I discovered this project was going to take a couple days. That’s a fantastic learning experience for a six-year old, although the cannonpult box clearly said “Twelve and up.” That really means (translated into Japanese and back) “Even someone as old as dirt can’t possibly put this together. We’re laughing at you for trying.”

We had to let the parts dry. When he slept, I glued the second stage together. I told him it was an elf so he wouldn’t get mad that I did stuff without him.

Today, we’ll go out and toss rocks into the woods and break a car window or two. He’ll have fun with his cannonpult. I’ll smile. Not because I’m happy about getting shot and breaking windows, but because I’m already planning my revenge for next year.



I’m Gonna Write about You

When I started writing, I was told never to befriend a blogger because I wouldn’t know when I’d end up in print. Next, that I hadn’t made it till I woke up and found myself in someone else’s blog. Both are true. The first time I woke up in a blog or had myself retweeted, I was horrified. Now, I realize it’s par for the course–fun even.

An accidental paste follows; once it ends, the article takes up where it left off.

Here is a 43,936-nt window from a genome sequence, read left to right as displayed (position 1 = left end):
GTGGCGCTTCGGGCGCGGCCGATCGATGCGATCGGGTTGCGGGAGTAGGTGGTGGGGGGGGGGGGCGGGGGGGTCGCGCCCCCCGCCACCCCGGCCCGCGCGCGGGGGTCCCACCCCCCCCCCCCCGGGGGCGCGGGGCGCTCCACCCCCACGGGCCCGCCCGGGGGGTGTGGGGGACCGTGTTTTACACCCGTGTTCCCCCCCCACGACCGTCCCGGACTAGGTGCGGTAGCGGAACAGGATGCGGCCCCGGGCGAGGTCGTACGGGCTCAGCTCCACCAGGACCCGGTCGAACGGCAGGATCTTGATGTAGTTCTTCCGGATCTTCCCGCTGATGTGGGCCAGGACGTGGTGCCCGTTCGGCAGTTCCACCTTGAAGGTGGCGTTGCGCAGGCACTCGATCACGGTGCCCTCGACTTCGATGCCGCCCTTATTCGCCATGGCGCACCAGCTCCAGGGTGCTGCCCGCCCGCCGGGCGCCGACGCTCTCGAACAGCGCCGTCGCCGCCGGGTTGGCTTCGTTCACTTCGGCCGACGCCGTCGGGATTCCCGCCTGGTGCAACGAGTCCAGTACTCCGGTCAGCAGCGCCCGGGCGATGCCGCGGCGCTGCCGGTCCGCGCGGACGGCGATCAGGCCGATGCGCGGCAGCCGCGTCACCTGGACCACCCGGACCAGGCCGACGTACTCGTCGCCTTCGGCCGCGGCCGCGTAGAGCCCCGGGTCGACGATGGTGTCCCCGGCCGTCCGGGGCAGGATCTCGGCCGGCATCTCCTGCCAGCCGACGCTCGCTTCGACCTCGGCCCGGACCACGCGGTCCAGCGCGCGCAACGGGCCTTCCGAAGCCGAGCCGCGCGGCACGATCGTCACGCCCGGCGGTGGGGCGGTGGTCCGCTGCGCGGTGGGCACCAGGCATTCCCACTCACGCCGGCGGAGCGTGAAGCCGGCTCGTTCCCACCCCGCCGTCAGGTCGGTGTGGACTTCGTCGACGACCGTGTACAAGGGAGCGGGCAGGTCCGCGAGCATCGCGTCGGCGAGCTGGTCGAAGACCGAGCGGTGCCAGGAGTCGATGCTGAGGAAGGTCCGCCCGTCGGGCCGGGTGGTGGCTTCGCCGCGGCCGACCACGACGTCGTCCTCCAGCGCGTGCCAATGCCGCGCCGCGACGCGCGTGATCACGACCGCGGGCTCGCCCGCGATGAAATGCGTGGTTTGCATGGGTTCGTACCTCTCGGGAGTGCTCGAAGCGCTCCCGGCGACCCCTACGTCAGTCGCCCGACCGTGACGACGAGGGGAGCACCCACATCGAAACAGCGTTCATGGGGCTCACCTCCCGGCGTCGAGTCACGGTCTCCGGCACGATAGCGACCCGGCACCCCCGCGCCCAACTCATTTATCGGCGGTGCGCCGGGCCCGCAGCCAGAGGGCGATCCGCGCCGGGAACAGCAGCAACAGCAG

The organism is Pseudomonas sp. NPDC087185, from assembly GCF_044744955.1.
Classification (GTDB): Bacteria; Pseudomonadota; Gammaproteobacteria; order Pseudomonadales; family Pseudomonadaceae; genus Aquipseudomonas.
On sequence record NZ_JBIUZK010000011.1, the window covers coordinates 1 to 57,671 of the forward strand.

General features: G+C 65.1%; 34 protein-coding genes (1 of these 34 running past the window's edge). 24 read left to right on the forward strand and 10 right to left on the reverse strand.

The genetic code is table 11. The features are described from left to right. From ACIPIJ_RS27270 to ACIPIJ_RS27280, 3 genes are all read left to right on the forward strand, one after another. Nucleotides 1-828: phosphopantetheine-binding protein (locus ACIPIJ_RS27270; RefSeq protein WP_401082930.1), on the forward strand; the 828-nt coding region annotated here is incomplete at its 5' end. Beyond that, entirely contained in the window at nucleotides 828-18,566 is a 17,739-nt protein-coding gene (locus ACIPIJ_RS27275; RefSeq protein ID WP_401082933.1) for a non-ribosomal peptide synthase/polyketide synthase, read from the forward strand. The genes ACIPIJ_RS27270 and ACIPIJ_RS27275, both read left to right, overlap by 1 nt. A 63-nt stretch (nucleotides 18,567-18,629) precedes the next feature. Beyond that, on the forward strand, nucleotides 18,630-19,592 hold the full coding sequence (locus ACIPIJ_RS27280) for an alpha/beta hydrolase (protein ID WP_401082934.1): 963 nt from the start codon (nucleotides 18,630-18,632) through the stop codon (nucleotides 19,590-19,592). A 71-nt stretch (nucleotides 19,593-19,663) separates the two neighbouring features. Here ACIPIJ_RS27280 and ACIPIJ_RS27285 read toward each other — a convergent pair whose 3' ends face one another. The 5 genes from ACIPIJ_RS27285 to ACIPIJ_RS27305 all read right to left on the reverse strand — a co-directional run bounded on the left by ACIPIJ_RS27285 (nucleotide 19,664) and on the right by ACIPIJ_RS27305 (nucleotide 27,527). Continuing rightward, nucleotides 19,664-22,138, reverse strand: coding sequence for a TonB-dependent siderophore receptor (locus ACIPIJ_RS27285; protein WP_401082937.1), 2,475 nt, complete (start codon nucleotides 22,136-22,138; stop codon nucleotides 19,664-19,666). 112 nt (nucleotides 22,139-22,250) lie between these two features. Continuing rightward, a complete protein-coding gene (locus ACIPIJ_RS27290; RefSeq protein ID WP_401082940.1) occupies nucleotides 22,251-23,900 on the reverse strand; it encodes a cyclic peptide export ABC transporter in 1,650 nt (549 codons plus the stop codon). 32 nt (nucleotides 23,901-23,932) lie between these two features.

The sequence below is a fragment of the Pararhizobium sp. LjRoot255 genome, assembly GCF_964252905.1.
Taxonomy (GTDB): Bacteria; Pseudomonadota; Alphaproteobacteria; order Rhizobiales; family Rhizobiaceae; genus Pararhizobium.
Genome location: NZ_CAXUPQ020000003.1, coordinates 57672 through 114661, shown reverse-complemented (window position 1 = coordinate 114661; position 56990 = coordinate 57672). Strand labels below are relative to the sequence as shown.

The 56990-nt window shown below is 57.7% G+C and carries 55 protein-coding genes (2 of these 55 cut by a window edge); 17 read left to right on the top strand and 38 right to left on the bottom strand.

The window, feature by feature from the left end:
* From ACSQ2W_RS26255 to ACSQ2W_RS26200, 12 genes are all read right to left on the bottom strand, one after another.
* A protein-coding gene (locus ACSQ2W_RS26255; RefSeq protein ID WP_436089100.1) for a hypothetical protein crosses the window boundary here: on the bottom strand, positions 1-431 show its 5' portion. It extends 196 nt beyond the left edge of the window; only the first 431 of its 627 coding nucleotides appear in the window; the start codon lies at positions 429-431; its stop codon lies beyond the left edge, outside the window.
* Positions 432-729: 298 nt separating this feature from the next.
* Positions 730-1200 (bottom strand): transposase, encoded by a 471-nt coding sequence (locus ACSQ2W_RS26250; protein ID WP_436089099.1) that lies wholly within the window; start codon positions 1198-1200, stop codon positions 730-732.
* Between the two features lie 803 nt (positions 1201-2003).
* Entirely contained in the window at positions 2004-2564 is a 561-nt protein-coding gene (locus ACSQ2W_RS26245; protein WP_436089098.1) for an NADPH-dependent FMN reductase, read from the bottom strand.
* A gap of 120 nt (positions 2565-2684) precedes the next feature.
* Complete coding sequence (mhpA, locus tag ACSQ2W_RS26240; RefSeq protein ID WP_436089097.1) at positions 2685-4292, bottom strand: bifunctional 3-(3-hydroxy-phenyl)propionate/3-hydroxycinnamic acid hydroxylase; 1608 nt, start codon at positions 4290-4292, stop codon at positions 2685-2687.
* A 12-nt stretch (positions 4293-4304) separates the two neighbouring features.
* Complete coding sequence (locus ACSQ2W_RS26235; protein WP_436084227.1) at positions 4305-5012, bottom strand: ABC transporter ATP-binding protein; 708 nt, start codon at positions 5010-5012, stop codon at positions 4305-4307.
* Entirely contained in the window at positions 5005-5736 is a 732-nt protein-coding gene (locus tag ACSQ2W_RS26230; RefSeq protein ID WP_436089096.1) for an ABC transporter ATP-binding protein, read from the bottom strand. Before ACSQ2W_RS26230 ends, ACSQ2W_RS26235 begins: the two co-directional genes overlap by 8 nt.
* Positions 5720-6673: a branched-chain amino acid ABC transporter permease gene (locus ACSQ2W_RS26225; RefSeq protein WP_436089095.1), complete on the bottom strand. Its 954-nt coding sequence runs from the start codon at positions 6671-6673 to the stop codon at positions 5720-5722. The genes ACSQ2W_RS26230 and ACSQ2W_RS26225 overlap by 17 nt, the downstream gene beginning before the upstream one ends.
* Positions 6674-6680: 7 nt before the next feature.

Now, I do it to other people. Sometimes I leave clues so the people I’m writing about can find themselves, and other times I disguise them completely. Once in a while, I mention them by name. I haven’t found my close group of friends has dwindled out of fear, but I do wonder if my son will hate me one day. I tend to write about him a lot. He doesn’t listen very well and he has a mind of his own. That part he gets that from me. His athleticism and ability to blow up in a second–that’s the other side of the family. It can be a great combination when it goes well–creativity, intellect, athleticism, and entrepreneurial drive. Or, it can be quite deadly–stubborn, rage, digging heels in–a recipe for a lot of time out.